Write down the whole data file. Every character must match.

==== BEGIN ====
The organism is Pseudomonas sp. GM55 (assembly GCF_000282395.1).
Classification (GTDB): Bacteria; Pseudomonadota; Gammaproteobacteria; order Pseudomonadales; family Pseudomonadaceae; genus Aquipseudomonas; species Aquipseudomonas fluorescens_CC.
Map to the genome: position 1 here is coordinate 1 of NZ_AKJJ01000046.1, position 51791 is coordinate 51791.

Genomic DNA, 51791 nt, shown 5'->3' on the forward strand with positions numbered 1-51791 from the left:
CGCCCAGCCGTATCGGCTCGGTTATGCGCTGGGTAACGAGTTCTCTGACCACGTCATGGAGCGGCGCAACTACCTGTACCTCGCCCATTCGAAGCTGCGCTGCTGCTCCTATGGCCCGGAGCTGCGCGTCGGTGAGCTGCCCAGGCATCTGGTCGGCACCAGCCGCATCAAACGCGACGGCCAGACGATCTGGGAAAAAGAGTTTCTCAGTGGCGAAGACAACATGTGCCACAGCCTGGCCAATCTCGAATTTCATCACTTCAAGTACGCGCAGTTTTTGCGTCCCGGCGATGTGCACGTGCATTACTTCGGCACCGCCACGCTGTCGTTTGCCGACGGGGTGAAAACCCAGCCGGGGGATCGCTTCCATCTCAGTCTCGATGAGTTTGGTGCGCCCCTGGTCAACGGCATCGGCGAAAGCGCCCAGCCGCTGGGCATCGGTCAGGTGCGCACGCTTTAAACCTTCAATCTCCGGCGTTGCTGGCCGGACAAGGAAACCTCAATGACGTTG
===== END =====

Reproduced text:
The organism is Pseudomonas sp. GM55 (assembly GCF_000282395.1).
Classification (GTDB): Bacteria; Pseudomonadota; Gammaproteobacteria; order Pseudomonadales; family Pseudomonadaceae; genus Aquipseudomonas; species Aquipseudomonas fluorescens_CC.
Map to the genome: position 1 here is coordinate 1 of NZ_AKJJ01000046.1, position 51791 is coordinate 51791.

Genomic DNA, 51791 nt, shown 5'->3' on the forward strand with positions numbered 1-51791 from the left:
CGCCCAGCCGTATCGGCTCGGTTATGCGCTGGGTAACGAGTTCTCTGACCACGTCATGGAGCGGCGCAACTACCTGTACCTCGCCCATTCGAAGCTGCGCTGCTGCTCCTATGGCCCGGAGCTGCGCGTCGGTGAGCTGCCCAGGCATCTGGTCGGCACCAGCCGCATCAAACGCGACGGCCAGACGATCTGGGAAAAAGAGTTTCTCAGTGGCGAAGACAACATGTGCCACAGCCTGGCCAATCTCGAATTTCATCACTTCAAGTACGCGCAGTTTTTGCGTCCCGGCGATGTGCACGTGCATTACTTCGGCACCGCCACGCTGTCGTTTGCCGACGGGGTGAAAACCCAGCCGGGGGATCGCTTCCATCTCAGTCTCGATGAGTTTGGTGCGCCCCTGGTCAACGGCATCGGCGAAAGCGCCCAGCCGCTGGGCATCGGTCAGGTGCGCACGCTTTAAACCTTCAATCTCCGGCGTTGCTGGCCGGACAAGGAAACCTCAATGACGTTG